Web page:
Source: (2002) In, Mike McConville and Geoffrey Wilson, eds., The Handbook of The Criminal Justice Process. Oxford and New York: University of Oxford Press. Pp. 525-548.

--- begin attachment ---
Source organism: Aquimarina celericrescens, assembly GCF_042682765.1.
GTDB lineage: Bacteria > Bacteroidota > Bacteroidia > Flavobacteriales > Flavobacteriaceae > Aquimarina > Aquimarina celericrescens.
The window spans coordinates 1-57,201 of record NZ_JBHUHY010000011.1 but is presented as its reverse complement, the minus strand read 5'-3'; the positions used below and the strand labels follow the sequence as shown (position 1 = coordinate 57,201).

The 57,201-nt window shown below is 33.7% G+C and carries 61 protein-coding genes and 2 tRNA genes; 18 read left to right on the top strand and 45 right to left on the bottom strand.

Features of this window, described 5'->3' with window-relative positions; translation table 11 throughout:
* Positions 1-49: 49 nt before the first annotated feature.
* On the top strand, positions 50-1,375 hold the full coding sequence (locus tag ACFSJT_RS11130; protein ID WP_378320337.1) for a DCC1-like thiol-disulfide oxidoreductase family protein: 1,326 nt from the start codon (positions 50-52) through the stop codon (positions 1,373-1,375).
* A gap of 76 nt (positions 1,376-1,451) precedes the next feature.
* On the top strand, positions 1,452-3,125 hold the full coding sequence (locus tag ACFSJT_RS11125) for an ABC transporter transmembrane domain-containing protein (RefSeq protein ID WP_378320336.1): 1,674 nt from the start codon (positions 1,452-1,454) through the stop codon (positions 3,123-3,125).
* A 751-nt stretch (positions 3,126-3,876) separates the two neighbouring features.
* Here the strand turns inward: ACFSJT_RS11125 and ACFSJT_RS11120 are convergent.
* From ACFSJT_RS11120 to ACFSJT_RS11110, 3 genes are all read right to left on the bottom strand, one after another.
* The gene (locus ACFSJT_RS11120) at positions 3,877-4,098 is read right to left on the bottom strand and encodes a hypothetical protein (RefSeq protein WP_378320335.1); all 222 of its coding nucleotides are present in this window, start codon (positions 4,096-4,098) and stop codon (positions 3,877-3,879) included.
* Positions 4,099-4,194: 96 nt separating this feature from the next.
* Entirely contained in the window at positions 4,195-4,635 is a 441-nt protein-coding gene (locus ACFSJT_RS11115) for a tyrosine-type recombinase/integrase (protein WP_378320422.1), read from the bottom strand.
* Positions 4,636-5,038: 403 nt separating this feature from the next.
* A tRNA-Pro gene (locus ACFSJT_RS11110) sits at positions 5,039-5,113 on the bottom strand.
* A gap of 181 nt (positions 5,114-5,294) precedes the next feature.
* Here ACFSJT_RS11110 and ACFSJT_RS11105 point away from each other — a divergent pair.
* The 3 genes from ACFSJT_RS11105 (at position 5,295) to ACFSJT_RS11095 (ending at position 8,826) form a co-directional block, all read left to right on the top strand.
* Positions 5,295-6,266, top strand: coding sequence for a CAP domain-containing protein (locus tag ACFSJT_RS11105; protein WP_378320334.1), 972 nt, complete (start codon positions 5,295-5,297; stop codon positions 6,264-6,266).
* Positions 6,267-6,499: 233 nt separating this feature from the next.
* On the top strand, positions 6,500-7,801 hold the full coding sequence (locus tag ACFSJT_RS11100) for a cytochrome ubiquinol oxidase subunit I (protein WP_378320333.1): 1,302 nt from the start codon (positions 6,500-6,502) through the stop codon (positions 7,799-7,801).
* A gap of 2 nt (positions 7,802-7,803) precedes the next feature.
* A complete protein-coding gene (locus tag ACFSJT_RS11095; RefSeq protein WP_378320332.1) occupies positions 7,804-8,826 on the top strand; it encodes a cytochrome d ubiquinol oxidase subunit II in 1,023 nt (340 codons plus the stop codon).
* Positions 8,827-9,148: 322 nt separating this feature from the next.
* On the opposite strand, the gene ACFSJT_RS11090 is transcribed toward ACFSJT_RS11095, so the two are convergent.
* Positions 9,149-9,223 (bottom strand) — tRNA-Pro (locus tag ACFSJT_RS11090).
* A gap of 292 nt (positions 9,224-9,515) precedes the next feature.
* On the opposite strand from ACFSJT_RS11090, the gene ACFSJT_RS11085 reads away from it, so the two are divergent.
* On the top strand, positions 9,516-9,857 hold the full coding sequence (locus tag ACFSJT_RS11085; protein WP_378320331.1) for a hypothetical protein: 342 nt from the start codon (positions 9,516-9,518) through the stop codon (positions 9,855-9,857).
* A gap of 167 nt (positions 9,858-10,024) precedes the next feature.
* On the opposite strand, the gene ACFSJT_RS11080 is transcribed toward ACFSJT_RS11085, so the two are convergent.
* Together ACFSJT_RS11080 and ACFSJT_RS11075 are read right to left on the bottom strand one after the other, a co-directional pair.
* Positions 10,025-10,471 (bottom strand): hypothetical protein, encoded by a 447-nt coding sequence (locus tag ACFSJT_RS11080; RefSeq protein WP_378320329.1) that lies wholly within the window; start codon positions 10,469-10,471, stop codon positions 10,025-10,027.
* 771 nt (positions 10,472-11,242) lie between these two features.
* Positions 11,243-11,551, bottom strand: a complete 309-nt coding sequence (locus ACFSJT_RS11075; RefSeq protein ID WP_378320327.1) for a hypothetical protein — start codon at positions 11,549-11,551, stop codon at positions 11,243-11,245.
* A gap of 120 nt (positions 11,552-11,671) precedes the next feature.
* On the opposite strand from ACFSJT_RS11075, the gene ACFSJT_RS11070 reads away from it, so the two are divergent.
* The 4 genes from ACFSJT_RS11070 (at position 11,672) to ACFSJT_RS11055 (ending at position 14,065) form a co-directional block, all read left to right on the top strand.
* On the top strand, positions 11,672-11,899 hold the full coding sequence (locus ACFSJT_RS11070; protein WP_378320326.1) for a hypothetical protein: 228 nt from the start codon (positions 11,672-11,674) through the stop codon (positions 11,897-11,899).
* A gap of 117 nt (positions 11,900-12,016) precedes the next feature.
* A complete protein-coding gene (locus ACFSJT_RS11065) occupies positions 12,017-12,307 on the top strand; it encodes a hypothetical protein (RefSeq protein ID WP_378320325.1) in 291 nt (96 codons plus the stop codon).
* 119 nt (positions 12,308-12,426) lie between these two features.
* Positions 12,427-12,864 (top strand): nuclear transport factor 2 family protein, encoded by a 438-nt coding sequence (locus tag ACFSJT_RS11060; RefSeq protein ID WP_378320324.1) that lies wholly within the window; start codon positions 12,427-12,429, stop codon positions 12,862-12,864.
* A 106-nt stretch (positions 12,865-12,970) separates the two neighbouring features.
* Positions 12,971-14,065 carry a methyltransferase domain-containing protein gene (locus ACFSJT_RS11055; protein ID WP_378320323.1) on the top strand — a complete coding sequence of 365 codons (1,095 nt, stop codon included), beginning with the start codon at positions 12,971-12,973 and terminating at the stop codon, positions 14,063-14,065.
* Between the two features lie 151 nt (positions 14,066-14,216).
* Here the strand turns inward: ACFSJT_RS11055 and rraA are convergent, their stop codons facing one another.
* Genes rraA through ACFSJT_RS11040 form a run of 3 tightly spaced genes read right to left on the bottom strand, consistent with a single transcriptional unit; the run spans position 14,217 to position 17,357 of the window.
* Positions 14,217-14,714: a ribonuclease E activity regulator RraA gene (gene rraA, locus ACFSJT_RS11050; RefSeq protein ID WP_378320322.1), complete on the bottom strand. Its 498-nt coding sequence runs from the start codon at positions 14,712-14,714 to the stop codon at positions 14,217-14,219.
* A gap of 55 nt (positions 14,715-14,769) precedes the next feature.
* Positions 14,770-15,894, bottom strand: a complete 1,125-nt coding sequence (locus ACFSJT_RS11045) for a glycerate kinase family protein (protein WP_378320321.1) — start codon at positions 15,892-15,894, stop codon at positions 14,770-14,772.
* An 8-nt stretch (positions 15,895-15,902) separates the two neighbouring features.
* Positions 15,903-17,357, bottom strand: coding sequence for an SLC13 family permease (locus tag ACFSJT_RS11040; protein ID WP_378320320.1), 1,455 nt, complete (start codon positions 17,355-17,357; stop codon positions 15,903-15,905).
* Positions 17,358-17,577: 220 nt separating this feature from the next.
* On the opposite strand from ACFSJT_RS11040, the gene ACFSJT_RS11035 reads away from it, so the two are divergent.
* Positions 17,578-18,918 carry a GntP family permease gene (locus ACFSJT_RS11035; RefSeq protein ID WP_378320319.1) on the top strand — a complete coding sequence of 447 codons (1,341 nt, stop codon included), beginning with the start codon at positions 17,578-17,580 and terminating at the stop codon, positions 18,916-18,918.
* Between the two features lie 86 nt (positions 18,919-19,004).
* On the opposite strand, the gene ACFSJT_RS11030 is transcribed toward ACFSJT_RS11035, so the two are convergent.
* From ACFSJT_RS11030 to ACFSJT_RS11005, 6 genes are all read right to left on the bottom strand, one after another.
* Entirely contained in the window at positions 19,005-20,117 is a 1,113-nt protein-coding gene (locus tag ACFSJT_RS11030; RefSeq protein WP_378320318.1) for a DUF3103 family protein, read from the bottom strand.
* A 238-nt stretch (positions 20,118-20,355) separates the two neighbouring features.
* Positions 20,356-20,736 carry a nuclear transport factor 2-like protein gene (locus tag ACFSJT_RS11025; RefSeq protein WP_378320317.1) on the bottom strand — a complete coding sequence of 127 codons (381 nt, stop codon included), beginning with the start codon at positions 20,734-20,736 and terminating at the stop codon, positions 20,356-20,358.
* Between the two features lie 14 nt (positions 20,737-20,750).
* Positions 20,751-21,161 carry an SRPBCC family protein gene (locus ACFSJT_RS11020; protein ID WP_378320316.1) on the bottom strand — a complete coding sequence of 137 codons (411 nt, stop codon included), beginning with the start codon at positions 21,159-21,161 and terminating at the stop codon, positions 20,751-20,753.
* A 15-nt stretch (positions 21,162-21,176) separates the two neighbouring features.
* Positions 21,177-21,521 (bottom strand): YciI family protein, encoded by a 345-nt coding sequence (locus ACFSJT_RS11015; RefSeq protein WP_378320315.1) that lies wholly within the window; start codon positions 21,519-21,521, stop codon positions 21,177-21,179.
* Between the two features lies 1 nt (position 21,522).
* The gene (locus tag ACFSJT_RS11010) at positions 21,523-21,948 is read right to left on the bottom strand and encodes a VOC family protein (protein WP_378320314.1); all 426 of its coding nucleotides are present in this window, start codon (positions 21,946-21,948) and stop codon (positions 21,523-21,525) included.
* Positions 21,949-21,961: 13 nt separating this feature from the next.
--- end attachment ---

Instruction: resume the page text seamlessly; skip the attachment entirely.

In this collection of essays on various aspects of the English criminal justice process, Carolyn Hoyle and Richard Young contribute a chapter on restorative justice. They observe that restorative justice is a concept with as yet no single, settled meaning. Hence, as they use the designation, they refer to a diverse and developing set of values, aims, and processes which have in common the aim of repairing harm caused by criminal behavior. With this in mind, they discuss the rise of restorative justice, efforts to define restorative justice (values, aims, processes and programs), the movement of restorative justice into mainstream criminal justice in England and Wales, and the unrealized potential and unrecognized pitfalls of restorative justice.
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